A persistent theme of my Christmas conversations was that people feel disenfranchised. It would seem that large numbers of people now feel alienated from both the major political parties, feeling that neither does in any way represent them and what they want.
Of course, many of those saying this are pro-EU membership. But they were at least half the population the last time there was a count. They may now be more.
In the Labour Party they are much more than that. As Politics Home reports this morning:
Research by YouGov on behalf of Queen Mary University and Sussex University found that 72% want another poll to be carried out, compared to just 18% who do not.
The poll of 1,034 Labour members also showed that 88% of them would vote to stay in the EU if another referendum took place.
Of course this is only a survey. And I accept my own bias in wanting to believe this. But the proportions are pretty significant. Even allowing for all the usual biases these results are likely to reflect Labour Party opinion. And that does not mean the opinion of the fading neoliberal wing in that case: this is a survey across the membership and this is likely to overwhelmingly reflect Momentum opinion.
This is profoundly worrying for Labour, which might be thought to be the natural party of allegiance for many of those I was talking to at this time of the year. I was astonished by the anger many felt with Corbyn and his relucatnce to lead on Brexit. One of the mildest mannered, least political men I know has taken to writing to MPs on the issue.
And I have a very strong sense that the frustration that many share of not knowing who they could vote for in a general election if one were called, as Labour wishes, is widespread.
The Brexiteers know they have to vote Tory come what may in any election. And given that this is the issue of the moment, that is what they will do. That alone explains why through all the Tory failing their vote has held up. UKIP has failed. Only the Tories offer what the right want.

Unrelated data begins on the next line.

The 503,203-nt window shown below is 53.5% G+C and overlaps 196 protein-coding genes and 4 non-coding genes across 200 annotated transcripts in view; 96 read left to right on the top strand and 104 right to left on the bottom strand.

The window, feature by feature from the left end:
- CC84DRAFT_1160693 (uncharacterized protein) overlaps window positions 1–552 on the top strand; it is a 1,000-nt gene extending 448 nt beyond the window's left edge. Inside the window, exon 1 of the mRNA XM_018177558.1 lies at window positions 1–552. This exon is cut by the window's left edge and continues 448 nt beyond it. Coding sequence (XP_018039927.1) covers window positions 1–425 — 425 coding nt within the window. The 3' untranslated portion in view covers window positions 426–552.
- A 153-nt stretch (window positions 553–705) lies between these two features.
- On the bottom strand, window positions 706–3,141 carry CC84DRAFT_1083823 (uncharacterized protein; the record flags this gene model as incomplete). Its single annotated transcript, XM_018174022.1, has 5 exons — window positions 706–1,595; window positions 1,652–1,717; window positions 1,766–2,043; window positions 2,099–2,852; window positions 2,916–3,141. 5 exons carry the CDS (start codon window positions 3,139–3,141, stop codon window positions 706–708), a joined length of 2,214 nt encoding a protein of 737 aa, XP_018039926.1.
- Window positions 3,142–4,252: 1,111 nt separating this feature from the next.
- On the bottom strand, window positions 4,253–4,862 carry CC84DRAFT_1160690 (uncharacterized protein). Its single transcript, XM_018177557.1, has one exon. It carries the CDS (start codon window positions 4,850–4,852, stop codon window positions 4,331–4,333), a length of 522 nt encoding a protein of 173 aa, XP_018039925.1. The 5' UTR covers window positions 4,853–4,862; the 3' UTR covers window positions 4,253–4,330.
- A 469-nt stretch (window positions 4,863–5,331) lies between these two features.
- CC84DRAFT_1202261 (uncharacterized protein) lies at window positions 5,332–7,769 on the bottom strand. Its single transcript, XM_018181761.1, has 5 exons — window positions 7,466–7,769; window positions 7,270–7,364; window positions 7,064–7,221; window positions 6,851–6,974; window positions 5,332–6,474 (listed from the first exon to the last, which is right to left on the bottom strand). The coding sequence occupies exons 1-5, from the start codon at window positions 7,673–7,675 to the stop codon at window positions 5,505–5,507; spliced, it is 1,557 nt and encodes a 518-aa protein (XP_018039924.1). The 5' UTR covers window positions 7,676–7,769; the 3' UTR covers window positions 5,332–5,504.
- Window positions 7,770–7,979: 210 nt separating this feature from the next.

But at this crucial movement the left, in the form of Labour, are clearly failing to provide an alternative. I head people wishing the SNP would stand in England as a result. And there was serious discussion of voting Green, since the LibDems are no longer considered viable as a party of protest for a multitude of reasons that were offered to me. But Labour has not got even reluctant support from many I spoke with. There were many who would not vote for it if Corbyn retains his current stance, come what may.
What is more, if he keeps that stance I cannot see him getting his members out to campaign with any conviction. They do not believe in what he is planning.
I would suggest as a result that the last thing Labour wants right now is an election. There are very good reasons why they would not win it. And most revolve around not listening to what people who do, or would like to, support Labour want. That is to remain in the EU.
Labour needs to get its head around delivering what the Labour Party wants. Or its demand for a general election will deliver another Tory government.